Under the new contract it is just possible that Ministry of Justice not only insists on 90% being done in house but enforces it too. Were that to happen then it is game over and we are all screwed. The document certainly envisages agents being used. But its not a final draft.
It is possible, of course, that the firms will not use agents at all. Without any client choice the firms will know months in advance which stations and courts they need to cover and when. If the firm have an eight hour shift at Peckham then all they need is a young, bright eyed, bushy tailed rep to sit at the station for the whole shift. There will be plenty of suitably qualified people on the market and there is always a steady supply of those wanting training contracts. Clearly, that will cause delays for clients and police. But they will simply have to wait in line for that one poor, miserable, underpaid, overworked rep.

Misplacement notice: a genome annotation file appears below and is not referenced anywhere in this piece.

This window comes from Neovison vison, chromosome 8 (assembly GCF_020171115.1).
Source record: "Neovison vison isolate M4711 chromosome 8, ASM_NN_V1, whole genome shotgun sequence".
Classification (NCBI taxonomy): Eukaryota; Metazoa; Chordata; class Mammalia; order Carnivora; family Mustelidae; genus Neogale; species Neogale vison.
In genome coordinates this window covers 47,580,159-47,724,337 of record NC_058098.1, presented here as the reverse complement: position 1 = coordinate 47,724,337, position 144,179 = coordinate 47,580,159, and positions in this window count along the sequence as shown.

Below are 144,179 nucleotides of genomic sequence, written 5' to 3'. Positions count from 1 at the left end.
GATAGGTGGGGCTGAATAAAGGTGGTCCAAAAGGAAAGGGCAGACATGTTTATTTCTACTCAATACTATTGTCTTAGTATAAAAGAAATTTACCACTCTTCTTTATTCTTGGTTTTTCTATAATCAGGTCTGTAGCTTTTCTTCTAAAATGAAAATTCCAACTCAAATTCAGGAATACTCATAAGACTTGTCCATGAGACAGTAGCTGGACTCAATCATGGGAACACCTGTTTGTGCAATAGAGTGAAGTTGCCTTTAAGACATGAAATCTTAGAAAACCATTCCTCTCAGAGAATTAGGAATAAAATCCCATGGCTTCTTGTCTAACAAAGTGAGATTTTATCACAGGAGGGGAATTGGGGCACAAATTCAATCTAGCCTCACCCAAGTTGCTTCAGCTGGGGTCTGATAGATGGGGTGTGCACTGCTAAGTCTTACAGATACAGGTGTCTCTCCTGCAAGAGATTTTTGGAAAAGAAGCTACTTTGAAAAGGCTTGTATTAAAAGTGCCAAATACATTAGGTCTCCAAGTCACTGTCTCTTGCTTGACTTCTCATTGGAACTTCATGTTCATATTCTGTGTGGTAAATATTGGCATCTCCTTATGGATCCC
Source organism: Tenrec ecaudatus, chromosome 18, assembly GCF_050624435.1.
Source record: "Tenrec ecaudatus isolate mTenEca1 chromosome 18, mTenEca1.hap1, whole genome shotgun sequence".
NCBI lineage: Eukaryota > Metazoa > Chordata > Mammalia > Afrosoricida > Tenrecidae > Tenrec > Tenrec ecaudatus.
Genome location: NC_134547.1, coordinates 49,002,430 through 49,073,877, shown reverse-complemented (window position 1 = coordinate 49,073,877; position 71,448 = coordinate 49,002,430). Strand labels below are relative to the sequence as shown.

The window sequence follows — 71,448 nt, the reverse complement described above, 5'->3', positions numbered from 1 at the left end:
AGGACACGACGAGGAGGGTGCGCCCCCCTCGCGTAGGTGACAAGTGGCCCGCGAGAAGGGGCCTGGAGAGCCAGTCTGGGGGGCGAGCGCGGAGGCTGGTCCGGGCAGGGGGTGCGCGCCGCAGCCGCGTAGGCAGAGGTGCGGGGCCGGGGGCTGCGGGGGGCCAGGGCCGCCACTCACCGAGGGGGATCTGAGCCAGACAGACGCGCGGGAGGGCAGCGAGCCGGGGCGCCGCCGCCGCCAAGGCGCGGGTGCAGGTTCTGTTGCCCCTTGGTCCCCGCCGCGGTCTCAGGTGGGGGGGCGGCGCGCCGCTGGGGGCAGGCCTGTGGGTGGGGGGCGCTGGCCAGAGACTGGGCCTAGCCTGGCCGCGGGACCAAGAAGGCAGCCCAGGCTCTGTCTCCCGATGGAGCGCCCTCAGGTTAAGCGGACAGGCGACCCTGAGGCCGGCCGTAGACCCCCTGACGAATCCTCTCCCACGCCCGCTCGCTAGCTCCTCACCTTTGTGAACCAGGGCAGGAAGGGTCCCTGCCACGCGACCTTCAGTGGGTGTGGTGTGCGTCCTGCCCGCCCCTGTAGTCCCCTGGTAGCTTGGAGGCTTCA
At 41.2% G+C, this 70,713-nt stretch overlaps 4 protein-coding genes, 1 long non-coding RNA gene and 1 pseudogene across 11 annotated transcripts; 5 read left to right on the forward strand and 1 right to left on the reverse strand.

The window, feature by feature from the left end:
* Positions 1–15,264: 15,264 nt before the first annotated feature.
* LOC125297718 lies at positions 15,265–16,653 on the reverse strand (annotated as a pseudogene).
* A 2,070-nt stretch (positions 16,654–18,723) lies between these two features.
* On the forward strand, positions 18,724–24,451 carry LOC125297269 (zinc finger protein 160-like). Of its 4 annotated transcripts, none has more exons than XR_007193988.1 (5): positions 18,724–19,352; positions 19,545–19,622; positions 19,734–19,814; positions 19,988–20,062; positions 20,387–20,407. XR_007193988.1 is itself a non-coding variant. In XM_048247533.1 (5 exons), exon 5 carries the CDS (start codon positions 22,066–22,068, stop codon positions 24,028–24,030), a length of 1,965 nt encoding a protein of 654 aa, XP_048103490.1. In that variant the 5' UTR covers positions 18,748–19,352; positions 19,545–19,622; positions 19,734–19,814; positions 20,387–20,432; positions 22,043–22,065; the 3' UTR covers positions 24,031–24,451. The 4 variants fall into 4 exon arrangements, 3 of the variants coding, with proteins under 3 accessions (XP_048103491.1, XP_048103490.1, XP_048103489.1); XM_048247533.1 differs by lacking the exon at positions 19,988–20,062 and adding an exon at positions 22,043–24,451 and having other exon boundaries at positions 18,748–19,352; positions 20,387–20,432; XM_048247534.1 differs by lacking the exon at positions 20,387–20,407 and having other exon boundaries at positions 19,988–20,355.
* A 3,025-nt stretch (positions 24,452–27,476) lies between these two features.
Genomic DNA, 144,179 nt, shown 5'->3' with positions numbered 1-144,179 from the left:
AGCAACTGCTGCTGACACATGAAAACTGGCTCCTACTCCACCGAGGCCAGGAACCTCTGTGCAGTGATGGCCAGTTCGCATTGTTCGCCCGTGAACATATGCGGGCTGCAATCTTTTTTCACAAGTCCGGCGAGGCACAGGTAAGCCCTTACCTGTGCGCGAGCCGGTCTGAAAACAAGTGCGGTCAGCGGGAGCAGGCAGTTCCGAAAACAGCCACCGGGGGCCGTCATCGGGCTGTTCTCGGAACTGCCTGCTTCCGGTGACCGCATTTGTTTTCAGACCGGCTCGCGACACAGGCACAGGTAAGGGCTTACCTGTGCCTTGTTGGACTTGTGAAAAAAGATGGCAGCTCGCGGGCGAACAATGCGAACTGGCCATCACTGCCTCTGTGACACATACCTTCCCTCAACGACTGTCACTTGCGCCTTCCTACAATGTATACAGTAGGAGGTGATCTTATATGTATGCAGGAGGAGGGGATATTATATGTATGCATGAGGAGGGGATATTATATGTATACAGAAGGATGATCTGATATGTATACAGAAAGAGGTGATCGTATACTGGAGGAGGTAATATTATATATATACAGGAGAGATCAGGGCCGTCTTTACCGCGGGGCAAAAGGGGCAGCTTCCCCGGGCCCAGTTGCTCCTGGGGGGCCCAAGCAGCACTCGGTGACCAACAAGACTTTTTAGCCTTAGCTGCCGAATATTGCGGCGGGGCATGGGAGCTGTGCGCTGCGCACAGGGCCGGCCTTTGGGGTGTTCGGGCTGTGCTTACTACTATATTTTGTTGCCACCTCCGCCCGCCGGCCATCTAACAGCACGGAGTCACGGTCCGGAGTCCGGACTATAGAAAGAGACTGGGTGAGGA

Effectively its a harmonisation of fees in each area. Its not a dramatic shift but the new rates are on average 17.5% lower for each area. The harmonisation of fees is probably the only sensible suggestion in the document. However, the figures are only a guide and may well include VAT. The proposal simply is not clear on that point. If that is correct then its a far bigger reduction.
Its worth bearing in mind that all the figures I have quoted are estimates and are not the final numbers. Its is possible the final numbers will be lower. The police have had 25% cuts across the board so the number of arrests is down and falling. Fewer bobbies means fewer arrests. The National Crime Statistics have shown a dramatic decrease in crime. Whatever the reason for the downturn in crime the actual figures are likely to be lower too.